Patience and consistency are the next steps as it takes time for children to learn new behaviour patterns. Whether your child is 18 months or 5 years old, remember to instruct them appropriately, understand their temperament, help your child learn from their inappropriate behaviour and, most importantly, keep the consequence directly related to the behaviour.

Positive consequences should always be task orientated as it is related to the offence and defines a learning objective. Furthermore, grounding your older child for a month for not observing curfew time is not going to solve the issue. It only puts you and the family through grief while nothing is learnt. Trust me, I have been there and I am sure many parents have gone through this. Instead, giving a positive consequence like getting home from an event an hour earlier before curfew will show trust gained.

This takes us to the next tip, which is timespecific. This means your child has a certain length of time to accomplish the task, for example abiding by the curfew time. The allowed time should be long enough to stretch but not so long that interest is lost or he/she decides to give up. A good length of time would be three to four days and remember to always reward when the task is accomplished.

Consequences are all about learning, therefore removing privileges like cancelling an outing, party or holiday to teach the child a lesson is not going to result in improved behaviour. Furthermore, these special moments in your child’s life cannot be recaptured. Besides, you will not want to miss out on these special moments with your child either.

Therefore, set clear rules and have realistic expectations that reflect the values you set for the household and the principles of life that Jesus taught, “clothe yourself with compassion, kindness, humility, gentleness and patience” Colossians 3:12.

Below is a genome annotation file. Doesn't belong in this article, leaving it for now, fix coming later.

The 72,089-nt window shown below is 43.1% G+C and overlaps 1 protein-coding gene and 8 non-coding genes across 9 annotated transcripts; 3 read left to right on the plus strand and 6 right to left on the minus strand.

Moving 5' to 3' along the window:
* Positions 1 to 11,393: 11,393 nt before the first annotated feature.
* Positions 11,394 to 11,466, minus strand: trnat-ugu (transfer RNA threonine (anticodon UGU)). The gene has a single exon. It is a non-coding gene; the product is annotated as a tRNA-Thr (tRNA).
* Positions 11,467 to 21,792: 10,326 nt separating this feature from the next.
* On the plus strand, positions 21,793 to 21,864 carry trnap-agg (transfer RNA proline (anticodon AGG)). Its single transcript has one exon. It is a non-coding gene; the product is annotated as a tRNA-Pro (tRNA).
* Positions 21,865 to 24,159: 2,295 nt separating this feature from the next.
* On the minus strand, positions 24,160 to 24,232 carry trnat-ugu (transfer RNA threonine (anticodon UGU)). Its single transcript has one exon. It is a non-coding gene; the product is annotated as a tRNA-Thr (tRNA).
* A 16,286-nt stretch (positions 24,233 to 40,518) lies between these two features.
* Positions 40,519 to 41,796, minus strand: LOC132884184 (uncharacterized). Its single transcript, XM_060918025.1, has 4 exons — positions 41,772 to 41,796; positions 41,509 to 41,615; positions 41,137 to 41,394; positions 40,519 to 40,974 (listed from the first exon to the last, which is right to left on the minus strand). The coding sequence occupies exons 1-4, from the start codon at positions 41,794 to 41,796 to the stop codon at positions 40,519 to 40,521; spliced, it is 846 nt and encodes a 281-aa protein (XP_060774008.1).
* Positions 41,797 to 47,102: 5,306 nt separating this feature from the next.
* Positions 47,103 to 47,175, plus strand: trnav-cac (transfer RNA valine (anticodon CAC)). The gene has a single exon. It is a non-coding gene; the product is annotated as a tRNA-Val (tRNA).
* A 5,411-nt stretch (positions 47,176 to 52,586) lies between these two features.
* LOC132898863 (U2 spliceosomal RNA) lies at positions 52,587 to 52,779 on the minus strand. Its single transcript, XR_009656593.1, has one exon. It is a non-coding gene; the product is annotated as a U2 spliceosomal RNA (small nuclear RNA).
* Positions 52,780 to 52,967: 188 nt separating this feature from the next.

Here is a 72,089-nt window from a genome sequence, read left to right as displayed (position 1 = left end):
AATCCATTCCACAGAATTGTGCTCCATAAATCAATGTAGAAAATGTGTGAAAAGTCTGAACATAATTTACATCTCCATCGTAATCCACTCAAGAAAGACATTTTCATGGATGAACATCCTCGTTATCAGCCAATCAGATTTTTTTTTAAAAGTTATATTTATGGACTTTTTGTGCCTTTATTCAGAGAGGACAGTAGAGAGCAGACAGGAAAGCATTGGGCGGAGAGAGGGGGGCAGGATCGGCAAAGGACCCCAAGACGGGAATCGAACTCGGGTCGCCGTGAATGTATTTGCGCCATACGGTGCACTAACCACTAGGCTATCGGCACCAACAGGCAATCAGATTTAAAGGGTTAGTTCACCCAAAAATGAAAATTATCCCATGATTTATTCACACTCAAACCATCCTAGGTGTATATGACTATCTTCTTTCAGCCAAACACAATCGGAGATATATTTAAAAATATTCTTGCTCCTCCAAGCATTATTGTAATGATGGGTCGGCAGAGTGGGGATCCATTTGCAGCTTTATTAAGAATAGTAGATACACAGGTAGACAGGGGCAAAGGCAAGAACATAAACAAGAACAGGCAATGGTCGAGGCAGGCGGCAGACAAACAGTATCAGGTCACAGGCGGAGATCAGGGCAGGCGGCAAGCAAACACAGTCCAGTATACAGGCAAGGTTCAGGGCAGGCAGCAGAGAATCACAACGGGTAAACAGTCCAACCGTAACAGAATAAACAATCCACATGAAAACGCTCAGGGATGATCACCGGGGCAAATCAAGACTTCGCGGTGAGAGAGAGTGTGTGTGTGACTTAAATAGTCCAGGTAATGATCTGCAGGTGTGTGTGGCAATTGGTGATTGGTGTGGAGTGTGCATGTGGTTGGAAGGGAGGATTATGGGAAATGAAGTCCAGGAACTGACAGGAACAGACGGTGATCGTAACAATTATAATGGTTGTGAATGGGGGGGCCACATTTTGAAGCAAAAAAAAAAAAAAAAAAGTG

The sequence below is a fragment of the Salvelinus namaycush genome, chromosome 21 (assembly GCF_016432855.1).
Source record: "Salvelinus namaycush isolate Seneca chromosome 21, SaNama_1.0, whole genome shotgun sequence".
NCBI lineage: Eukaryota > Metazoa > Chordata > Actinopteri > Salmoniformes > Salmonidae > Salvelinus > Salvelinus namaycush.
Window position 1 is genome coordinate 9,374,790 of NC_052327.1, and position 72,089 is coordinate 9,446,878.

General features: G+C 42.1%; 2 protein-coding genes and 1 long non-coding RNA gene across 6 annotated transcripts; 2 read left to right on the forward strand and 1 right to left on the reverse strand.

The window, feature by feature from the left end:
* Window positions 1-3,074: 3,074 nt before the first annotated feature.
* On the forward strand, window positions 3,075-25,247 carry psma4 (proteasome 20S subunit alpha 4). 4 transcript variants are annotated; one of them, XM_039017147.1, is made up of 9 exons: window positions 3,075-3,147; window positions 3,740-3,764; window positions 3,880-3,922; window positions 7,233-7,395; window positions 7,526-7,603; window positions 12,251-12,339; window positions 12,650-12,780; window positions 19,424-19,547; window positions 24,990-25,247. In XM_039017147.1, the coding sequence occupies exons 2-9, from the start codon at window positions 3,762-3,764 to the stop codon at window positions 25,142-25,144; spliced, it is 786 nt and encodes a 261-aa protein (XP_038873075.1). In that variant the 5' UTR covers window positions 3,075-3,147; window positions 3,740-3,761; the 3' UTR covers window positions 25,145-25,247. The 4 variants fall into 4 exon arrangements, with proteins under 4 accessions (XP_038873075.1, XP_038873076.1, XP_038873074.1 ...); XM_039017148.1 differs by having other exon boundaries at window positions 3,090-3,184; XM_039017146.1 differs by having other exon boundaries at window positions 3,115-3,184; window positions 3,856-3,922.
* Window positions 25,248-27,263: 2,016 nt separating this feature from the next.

A parenting style of all consequence and no rewards is punitive and can hurt your relationship with your child. Therefore, set rewards and consequences accordingly. Smaller consequences for smaller infractions and major consequences for major infractions. Similarly, dish out smaller rewards for minor achievements and bigger rewards for major achievements. Bear in mind always that your authority as a parent is not rooted in you sticking to an ineffective consequence but a long-term investment as a parent. This investment is built and maintained by being firm but not rigid.

When in doubt, reach for a more comprehensive solution like a family counsellor, pastoral counselling or a comprehensive programme suited to you and your child’s needs. More than anything else, pray and turn to God and Scripture because, “All Scripture is God breathed and is useful for teaching, rebuking, correcting and training in righteousness, so that the servant of God may be thoroughly equipped for every good work”. (2 Timothy 3:16-17).

I am going to leave you with — “face it, parents are not perfect. They have strengths and weaknesses as family leaders. Recognise the abilities you possess, work on weaknesses, have realistic expectations for all in the family. You don’t have all the answers therefore, be forgiving of yourself”. Have a blessed day and be safe.

--Christine Fernandez is a social worker, counsellor, chaplain, parent and grandparent. She would love to hear your parenting stories. Do drop her a line at: chris55sebi65@ yahoo.com.au